On October 20, 2011, the Court of Justice of the European Union, Europe’s final authority on Community design law, rendered its long-awaited decision in
PepsiCo v OHIM – Grupo Promer (Case C-281/10 P) with the central issue being the manner in which differences or similarities between conflicting designs are established under the Community Design Regulation (“CDR”). The underlying products were small metal plates, also referred to as “rappers”, playthings inserted in product packages, and the validity of the Community design was challenged to be “in conflict with”, i.e., to infringe an earlier Spanish design.
The proceedings before the Court of Justice focused on four legal questions (a fifth question related to an alleged distortion of the facts is not part of this review), namely whether the lower instance, the General Court of the European Union, committed any errors in relation to (i) the constraints on the designer’s freedom (Article 10  CDR), (ii) the concept of the informed user and his level of attention (Article 10  CDR), (iii) the scope of the General Court’s power of review (Article 61  CDR), and (iv) whether it was possible to compare the underlying goods rather than the conflicting designs (Article 10  CDR).
(i) Starting with possible constraints limiting the degree of freedom of the designer in developing the design, the Court of Justice found that assessing such constraints would relate to findings of a factual nature made by the General Court rather than to any legal questions. In fact, PepsiCo did not challenge the facts as being distorted and neither disputed the relevance of the criteria for establishing the designer’s degree of freedom (inter alia, the constraints of the features imposed by the technical function of the product or an element thereof or by statutory requirements applicable to the product). Thus, the Court of Justice, in accordance with settled case law, held the challenge of that assessment as inadmissible.
(ii) Turning to the concept of the informed user and his level of attention, this concept, according to the Court of Justice, first “must be understood as lying somewhere between that of the average consumer, applicable in trademark matters, who need not have any specific knowledge and who, as a rule, makes no direct comparison between the trade marks in conflict, and the sectoral expert, who is an expert with detailed technical expertise.” Consequently and second, such concept had to be understood as “referring, not to a user of average attention, but to a particularly observant one, either because of his personal experience or his extensive knowledge of the sector in question.” Thus, the very nature of the informed user would mean that, when possible, he will make a direct comparison between the designs at issue. However, it cannot be ruled out that such a comparison may be impracticable or uncommon in the sector concerned, in particular because of specific circumstances or the characteristics of the devices which the designs at issue represent. Third and finally, as regards the informed user’s level of attention, the Court of Justice held that such user, without being a designer or a technical expert, would know “the various designs which exist in the sector concerned, possesses a certain degree of knowledge with regard to the features which those designs normally include, and, as a result of his interest in the products concerned, shows a relatively high degree of attention when he uses them.”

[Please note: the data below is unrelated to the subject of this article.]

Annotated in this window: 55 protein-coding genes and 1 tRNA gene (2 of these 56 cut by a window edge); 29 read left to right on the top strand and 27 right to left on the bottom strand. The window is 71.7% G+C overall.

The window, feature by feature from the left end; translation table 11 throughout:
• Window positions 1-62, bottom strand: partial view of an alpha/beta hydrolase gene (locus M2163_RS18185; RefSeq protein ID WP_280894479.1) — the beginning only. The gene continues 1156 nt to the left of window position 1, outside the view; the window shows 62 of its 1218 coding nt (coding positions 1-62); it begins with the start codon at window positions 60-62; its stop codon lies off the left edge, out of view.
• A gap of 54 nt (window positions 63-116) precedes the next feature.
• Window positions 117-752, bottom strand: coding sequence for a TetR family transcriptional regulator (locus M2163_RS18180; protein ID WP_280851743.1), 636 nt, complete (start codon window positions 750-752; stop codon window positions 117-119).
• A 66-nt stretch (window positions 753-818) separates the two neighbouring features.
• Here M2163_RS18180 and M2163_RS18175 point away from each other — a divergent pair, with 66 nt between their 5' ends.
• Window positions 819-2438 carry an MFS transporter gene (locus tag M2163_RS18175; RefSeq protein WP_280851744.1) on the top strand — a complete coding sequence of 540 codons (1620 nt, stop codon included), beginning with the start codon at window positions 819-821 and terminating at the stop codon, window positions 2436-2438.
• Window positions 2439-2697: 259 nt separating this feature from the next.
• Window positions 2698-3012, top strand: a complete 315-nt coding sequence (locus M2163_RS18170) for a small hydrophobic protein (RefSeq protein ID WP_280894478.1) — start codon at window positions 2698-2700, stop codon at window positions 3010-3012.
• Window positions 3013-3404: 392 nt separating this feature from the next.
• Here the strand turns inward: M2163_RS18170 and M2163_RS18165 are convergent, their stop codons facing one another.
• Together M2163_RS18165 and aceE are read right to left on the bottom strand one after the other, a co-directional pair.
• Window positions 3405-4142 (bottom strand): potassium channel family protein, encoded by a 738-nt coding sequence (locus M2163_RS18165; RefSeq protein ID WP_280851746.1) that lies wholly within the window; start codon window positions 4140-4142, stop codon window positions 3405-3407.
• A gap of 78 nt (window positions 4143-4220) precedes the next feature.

(iii) As regards the scope of the General Court’s power to review the Office’s examination of the differences and similarities between the designs at issue and its determination of whether or not there is a similar overall impression, the Court of Justice found that the in-depth examination of the designs at issue carried out by the General Court, contrary to the position also taken by the Office itself, did not go beyond its power to alter decisions under Article 61 CDR.
(iv) Lastly, and related to whether the Office or the General Court are allowed to base the assessment of the designs in conflict on a comparison of physical samples of actual products rather than only on the designs as disclosed and represented in the contested and in the earlier design registration, the Court of Justice found that such comparison was not mistaken, given that the informed user was different from the ordinary average consumer. The Court added that in the present case the physical comparison was done only to confirm the judgment already reached based on the respective registrations.
Dr. Henning Hartwig, Bardehle Pagenberg